opportunity. Bartholomew didn’t join them, but he liked seeing everyone
It didn’t warm up much that first day of the year. In the afternoon hot
chocolate was brought to the pond by Petunia Porcupine. Ice sliding was
a good way to begin 1892.
The following morning, Bartholomew awoke and walked out onto his branch
to stretch. It was cloudy and cold with a breeze from the east. He was
not a weather forecaster but, over the years, his guessing had improved
with experience. He sniffed the air and sniffed it again. It smelled
like snow, he thought. Perhaps a lot! Soon!
After a quick breakfast he toured the island to alert everyone. The
older animals had come to the same conclusion — snow! Snow could be a
problem in Ballymore as there was no good way to clear it away. Large
storms were rare but had happened. Sometimes, animals were trapped in
their cottages when drifting snow piled against their doors. Everyone
needed to be prepared.
Later in the morning, Bartholomew was at Morris Muskrat’s cottage when
the first few flakes drifted down. They looked up at the grey sky.
Morris said, “Well I guess we’re right. It’s begun.”
The owl responded, “Yes. Everybody is as ready as they can be. I will go
home, make some soup and hope for the best. Stay warm my friend.”
“Oh, I will. Goodbye, Bart.”
Bartholomew flew the short distance to his cottage. Before long, he was
sitting in his rocker with a nice, hot bowl of onion soup and crackers.
He kept a cautious eye on the storm through his side window that
overlooked the pond.
The storm developed gradually. The first few flakes became many flakes.
The far shore of the pond disappeared from view and then the island,
also. By dark the snow was falling at a moderate to heavy rate, and
about two inches had already come down. The wind was still from the
east, but stronger, and it was swirling the fresh snow. There would be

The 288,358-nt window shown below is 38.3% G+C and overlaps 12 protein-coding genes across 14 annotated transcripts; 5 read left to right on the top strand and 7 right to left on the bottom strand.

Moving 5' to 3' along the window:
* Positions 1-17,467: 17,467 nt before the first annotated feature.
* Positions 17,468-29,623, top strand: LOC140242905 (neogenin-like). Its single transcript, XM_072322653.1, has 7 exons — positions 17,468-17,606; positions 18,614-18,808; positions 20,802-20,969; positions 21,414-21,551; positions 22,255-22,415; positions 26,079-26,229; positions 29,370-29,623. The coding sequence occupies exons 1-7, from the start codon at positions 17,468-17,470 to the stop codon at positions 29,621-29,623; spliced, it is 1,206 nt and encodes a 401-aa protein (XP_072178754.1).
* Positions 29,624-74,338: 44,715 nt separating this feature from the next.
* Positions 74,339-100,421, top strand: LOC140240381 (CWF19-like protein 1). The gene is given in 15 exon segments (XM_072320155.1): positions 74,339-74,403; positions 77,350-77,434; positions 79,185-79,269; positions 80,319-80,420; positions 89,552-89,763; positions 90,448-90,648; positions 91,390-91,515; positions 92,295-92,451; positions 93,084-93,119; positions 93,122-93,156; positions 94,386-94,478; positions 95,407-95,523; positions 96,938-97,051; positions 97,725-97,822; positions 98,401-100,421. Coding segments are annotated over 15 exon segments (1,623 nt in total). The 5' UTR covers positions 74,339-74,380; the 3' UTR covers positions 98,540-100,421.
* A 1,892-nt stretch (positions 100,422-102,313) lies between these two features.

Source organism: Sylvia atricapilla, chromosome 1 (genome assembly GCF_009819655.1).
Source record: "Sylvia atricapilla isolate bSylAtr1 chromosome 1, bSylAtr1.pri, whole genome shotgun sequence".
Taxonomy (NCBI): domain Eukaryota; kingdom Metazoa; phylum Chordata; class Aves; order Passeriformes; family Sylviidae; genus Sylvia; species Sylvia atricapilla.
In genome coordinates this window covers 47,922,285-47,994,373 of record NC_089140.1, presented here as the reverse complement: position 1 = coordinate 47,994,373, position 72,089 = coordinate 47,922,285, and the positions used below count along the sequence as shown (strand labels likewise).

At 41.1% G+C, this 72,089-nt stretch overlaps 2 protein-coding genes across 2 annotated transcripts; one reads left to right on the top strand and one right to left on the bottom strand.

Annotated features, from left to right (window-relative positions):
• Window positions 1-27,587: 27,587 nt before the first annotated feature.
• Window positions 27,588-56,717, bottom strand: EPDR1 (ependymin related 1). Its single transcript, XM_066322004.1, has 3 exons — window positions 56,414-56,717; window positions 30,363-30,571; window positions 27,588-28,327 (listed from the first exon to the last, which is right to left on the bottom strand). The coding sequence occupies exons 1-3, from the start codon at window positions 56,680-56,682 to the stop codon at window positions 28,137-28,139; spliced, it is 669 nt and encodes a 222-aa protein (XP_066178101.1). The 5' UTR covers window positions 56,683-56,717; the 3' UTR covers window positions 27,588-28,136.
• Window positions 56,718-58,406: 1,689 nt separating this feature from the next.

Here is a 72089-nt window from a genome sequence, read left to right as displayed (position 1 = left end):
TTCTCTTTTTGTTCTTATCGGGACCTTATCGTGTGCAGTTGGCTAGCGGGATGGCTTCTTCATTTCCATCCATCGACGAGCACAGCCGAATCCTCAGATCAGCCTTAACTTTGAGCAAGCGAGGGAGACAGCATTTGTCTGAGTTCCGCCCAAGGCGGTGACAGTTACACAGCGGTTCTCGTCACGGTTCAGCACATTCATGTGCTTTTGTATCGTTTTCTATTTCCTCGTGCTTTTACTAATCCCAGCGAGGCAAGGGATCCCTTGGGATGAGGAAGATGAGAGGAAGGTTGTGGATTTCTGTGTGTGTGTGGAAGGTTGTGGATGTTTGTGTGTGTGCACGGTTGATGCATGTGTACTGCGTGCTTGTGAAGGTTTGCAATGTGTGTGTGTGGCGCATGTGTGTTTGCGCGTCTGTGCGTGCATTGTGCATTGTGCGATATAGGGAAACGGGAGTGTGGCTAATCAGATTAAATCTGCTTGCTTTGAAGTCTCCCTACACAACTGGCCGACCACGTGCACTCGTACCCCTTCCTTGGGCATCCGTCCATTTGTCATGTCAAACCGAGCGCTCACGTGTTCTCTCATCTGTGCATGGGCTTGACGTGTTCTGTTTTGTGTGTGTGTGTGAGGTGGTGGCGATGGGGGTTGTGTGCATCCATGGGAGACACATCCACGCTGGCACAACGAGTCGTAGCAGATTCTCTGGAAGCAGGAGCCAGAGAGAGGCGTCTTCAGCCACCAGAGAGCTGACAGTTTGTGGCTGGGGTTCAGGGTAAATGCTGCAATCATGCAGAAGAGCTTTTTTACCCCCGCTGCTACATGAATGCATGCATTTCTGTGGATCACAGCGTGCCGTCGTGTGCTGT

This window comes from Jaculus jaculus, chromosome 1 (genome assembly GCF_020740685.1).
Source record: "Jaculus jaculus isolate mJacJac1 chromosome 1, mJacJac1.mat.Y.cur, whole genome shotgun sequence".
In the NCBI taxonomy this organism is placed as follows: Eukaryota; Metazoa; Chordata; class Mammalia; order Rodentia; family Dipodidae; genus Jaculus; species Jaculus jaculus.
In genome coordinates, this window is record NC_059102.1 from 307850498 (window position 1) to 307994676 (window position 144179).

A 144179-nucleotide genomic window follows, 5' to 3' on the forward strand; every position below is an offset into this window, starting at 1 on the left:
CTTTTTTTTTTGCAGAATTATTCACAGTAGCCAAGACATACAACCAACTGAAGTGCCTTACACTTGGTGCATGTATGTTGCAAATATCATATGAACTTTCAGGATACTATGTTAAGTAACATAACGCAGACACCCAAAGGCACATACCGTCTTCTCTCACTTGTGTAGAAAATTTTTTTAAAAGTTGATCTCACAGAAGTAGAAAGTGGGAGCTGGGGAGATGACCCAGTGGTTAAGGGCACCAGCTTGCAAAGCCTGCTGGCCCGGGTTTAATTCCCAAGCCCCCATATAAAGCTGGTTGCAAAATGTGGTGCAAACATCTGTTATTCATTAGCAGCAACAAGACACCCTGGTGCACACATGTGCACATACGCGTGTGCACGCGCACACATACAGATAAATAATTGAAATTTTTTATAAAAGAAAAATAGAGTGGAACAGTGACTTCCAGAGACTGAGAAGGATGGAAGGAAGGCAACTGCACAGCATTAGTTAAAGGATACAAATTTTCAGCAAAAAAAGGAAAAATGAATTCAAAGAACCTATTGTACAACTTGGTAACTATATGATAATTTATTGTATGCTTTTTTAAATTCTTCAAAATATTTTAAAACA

no bedtime flight tonight.
When Bartholomew retired at 11 bongs, there were about six inches on the
ground, but some areas had none while others had nine inches or more.
Ballymore had turned white, and it was beautiful in a new way. The storm
continued with no sign of ending. It was becoming a wild winter and wild
Despite the bad weather, everyone slept peacefully in their cozy homes.
They had prepared for winter and weren’t worried. They also knew that no
matter how much snow fell, they could count on each other for help.
Bartholomew awoke early. He was eager to see what had happened
overnight. When he looked over at his bedroom window, he saw nothing but
white. The east wind had plastered the window with snow.
He quickly dressed and went out to his branch. Snow was still falling,
but the wind had decreased. It was a quiet, white world. Smoke rose from
the chimney of each cottage and drifted to the south as the wind had
shifted to the north. Grenby once told him that meant the storm was
moving away to the east.
He guessed there was about a foot of snow, and there would probably be a
bit more before it ended. It was not yet time to venture out, but it
certainly was time for a breakfast of hot oatmeal. He shivered and went
The snow stopped falling by midday, and Bartholomew took a flight around